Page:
2) How do you feel your degree helped you when you first started?
My degree definitely helped at the beginning. One of the main things was just knowing what the words people were using meant – a seemingly little thing, but when people in the office are talking and you don’t have a clue what they are on about I think that can make the first few weeks more daunting.
The basic training that everyone does in their first few weeks with the firm was also easier for us new starters from an accounting background and so in that respect it was perhaps less intense.
Rhys is definitely right. When you first arrive at work people are using accounting jargon and three letter acronyms all over the shop! Everyone is so lovely it’s not intimidating to ask, but it is a bit of a reality shock of what a new world you’ve entered in to. My first ever job was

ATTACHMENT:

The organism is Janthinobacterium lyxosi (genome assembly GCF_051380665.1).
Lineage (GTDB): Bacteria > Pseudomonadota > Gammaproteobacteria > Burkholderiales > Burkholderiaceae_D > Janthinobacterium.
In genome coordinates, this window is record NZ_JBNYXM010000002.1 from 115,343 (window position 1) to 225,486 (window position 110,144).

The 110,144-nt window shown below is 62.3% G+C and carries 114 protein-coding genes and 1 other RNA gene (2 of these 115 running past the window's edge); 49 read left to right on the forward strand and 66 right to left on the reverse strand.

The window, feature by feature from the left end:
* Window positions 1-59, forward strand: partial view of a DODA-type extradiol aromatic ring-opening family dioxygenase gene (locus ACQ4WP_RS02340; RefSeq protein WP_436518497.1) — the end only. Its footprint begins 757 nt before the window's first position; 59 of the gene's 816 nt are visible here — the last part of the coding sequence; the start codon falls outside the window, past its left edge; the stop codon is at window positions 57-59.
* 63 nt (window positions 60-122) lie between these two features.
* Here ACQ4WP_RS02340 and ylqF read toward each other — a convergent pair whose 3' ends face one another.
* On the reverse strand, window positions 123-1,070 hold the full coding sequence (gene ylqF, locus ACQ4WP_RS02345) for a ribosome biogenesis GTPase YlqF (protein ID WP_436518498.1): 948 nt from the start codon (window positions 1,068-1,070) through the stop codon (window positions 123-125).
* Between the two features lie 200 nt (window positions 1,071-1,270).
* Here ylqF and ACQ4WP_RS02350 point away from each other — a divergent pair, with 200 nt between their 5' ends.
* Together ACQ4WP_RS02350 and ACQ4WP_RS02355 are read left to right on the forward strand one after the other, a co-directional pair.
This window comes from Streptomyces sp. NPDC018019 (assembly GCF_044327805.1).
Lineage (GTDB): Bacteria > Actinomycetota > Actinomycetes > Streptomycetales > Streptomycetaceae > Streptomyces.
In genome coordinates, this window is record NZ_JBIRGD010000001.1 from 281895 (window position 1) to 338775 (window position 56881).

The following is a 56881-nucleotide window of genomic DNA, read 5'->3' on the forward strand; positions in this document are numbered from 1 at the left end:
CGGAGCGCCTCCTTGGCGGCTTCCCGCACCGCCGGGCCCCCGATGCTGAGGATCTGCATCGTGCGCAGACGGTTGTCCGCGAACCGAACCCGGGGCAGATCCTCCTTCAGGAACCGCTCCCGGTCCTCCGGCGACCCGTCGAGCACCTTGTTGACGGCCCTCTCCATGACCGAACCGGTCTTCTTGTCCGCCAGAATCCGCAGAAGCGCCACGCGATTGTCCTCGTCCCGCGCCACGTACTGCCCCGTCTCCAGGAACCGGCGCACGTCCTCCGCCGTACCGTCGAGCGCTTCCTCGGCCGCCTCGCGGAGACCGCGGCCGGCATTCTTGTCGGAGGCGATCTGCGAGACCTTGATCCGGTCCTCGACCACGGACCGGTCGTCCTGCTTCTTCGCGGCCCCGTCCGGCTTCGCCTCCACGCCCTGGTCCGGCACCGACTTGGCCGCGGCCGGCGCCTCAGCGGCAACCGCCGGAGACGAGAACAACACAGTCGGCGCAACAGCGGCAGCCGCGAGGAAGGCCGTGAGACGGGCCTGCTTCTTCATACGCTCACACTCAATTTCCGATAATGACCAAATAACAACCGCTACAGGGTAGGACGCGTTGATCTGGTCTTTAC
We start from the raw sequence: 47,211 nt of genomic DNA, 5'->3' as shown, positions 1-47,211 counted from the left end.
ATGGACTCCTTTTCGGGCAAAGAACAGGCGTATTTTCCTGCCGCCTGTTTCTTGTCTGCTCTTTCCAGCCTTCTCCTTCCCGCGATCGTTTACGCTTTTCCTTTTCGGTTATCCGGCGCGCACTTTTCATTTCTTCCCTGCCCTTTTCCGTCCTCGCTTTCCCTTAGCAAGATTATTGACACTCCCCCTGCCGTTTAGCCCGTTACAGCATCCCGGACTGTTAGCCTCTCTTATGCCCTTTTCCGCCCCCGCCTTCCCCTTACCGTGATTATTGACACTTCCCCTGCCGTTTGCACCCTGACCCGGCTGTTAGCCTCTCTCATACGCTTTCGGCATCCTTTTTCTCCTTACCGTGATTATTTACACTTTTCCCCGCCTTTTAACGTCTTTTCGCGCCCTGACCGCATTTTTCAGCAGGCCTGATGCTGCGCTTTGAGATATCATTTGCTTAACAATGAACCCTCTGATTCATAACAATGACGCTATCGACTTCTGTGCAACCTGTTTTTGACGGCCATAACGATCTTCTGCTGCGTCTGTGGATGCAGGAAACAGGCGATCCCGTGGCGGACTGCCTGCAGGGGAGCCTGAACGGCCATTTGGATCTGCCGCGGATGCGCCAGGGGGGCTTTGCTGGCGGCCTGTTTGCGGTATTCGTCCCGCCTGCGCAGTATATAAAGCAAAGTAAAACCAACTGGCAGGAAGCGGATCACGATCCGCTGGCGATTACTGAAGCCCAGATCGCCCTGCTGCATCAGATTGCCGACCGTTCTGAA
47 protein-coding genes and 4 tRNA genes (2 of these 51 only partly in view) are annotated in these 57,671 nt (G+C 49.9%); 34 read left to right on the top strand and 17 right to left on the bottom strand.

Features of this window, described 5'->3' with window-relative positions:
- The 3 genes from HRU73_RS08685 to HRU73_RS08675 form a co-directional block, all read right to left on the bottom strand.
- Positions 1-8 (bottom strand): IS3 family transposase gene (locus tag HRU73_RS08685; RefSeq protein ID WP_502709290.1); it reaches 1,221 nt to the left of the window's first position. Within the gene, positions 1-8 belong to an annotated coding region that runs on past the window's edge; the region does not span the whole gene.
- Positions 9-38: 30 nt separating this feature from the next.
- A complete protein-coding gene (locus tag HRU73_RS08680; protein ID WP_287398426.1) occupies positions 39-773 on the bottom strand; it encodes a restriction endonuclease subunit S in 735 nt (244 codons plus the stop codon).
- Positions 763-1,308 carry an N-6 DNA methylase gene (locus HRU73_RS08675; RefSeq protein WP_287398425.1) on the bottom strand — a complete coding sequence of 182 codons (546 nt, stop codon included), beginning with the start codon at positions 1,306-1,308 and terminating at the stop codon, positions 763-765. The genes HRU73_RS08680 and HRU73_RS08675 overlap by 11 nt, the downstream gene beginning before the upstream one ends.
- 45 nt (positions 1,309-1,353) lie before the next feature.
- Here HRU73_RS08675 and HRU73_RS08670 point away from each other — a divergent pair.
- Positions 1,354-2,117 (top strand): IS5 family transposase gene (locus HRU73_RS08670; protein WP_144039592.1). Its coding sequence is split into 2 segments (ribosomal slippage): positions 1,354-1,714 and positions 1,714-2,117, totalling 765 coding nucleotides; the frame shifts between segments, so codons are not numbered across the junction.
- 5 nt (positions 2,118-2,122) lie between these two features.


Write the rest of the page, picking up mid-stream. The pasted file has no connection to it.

doing some journals testing at a client in Plymouth – I genuinely thought journals were like diaries so needless to say was rather confused! The initial training courses are tough, but the learning is very well supported. Although accountancy was still pretty new to me at this point, I did feel that the courses had helped to level the playing field a little, and give me some knowledge to hold on to…
3) And do you notice the difference now?
Absolutely not. After a few months, everyone is on the same level and at times it can seem that the university course just covered the basics but I think it is more the case that university has a slight focus on the theory behind the job where as the ACA exams that you take have a much more practical focus that prepares you for the work you’ll be doing in the office.